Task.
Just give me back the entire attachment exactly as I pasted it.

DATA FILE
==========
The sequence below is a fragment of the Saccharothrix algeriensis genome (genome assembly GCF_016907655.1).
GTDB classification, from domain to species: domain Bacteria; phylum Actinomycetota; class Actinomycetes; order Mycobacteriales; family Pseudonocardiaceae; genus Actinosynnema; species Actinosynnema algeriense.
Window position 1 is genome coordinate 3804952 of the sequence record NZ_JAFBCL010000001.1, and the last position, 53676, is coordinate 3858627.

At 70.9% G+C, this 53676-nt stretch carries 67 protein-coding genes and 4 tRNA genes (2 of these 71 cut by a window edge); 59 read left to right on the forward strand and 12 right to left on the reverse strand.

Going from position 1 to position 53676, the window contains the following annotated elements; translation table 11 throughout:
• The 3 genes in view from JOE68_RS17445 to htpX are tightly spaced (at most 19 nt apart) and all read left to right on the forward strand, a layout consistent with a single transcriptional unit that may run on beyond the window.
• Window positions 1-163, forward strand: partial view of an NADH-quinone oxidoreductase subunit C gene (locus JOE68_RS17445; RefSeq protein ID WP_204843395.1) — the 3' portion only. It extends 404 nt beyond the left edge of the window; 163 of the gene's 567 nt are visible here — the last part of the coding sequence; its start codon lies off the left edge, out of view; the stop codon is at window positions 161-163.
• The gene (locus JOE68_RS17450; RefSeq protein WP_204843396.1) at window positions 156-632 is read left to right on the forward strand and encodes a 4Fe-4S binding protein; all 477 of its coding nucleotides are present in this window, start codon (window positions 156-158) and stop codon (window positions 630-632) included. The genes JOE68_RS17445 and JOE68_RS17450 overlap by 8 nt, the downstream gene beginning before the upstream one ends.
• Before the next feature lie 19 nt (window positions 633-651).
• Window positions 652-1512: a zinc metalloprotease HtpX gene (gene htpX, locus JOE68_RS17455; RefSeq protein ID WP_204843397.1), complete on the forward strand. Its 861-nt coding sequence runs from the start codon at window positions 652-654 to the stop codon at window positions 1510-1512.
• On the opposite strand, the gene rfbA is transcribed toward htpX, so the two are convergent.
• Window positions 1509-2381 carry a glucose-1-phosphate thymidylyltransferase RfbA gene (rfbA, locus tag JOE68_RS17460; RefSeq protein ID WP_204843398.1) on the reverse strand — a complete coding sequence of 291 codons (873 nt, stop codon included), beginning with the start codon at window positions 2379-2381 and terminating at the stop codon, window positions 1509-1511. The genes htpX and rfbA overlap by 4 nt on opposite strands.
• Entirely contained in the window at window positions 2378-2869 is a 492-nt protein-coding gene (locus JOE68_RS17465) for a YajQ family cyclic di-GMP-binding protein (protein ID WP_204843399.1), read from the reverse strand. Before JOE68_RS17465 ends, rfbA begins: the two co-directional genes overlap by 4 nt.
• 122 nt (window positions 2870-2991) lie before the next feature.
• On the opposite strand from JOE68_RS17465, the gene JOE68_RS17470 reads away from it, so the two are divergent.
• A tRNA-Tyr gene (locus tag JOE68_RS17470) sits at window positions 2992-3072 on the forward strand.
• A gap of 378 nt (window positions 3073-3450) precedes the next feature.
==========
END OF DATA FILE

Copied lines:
The sequence below is a fragment of the Saccharothrix algeriensis genome (genome assembly GCF_016907655.1).
GTDB classification, from domain to species: domain Bacteria; phylum Actinomycetota; class Actinomycetes; order Mycobacteriales; family Pseudonocardiaceae; genus Actinosynnema; species Actinosynnema algeriense.
Window position 1 is genome coordinate 3804952 of the sequence record NZ_JAFBCL010000001.1, and the last position, 53676, is coordinate 3858627.

At 70.9% G+C, this 53676-nt stretch carries 67 protein-coding genes and 4 tRNA genes (2 of these 71 cut by a window edge); 59 read left to right on the forward strand and 12 right to left on the reverse strand.

Going from position 1 to position 53676, the window contains the following annotated elements; translation table 11 throughout:
• The 3 genes in view from JOE68_RS17445 to htpX are tightly spaced (at most 19 nt apart) and all read left to right on the forward strand, a layout consistent with a single transcriptional unit that may run on beyond the window.
• Window positions 1-163, forward strand: partial view of an NADH-quinone oxidoreductase subunit C gene (locus JOE68_RS17445; RefSeq protein ID WP_204843395.1) — the 3' portion only. It extends 404 nt beyond the left edge of the window; 163 of the gene's 567 nt are visible here — the last part of the coding sequence; its start codon lies off the left edge, out of view; the stop codon is at window positions 161-163.
• The gene (locus JOE68_RS17450; RefSeq protein WP_204843396.1) at window positions 156-632 is read left to right on the forward strand and encodes a 4Fe-4S binding protein; all 477 of its coding nucleotides are present in this window, start codon (window positions 156-158) and stop codon (window positions 630-632) included. The genes JOE68_RS17445 and JOE68_RS17450 overlap by 8 nt, the downstream gene beginning before the upstream one ends.
• Before the next feature lie 19 nt (window positions 633-651).
• Window positions 652-1512: a zinc metalloprotease HtpX gene (gene htpX, locus JOE68_RS17455; RefSeq protein ID WP_204843397.1), complete on the forward strand. Its 861-nt coding sequence runs from the start codon at window positions 652-654 to the stop codon at window positions 1510-1512.
• On the opposite strand, the gene rfbA is transcribed toward htpX, so the two are convergent.
• Window positions 1509-2381 carry a glucose-1-phosphate thymidylyltransferase RfbA gene (rfbA, locus tag JOE68_RS17460; RefSeq protein ID WP_204843398.1) on the reverse strand — a complete coding sequence of 291 codons (873 nt, stop codon included), beginning with the start codon at window positions 2379-2381 and terminating at the stop codon, window positions 1509-1511. The genes htpX and rfbA overlap by 4 nt on opposite strands.
• Entirely contained in the window at window positions 2378-2869 is a 492-nt protein-coding gene (locus JOE68_RS17465) for a YajQ family cyclic di-GMP-binding protein (protein ID WP_204843399.1), read from the reverse strand. Before JOE68_RS17465 ends, rfbA begins: the two co-directional genes overlap by 4 nt.
• 122 nt (window positions 2870-2991) lie before the next feature.
• On the opposite strand from JOE68_RS17465, the gene JOE68_RS17470 reads away from it, so the two are divergent.
• A tRNA-Tyr gene (locus tag JOE68_RS17470) sits at window positions 2992-3072 on the forward strand.
• A gap of 378 nt (window positions 3073-3450) precedes the next feature.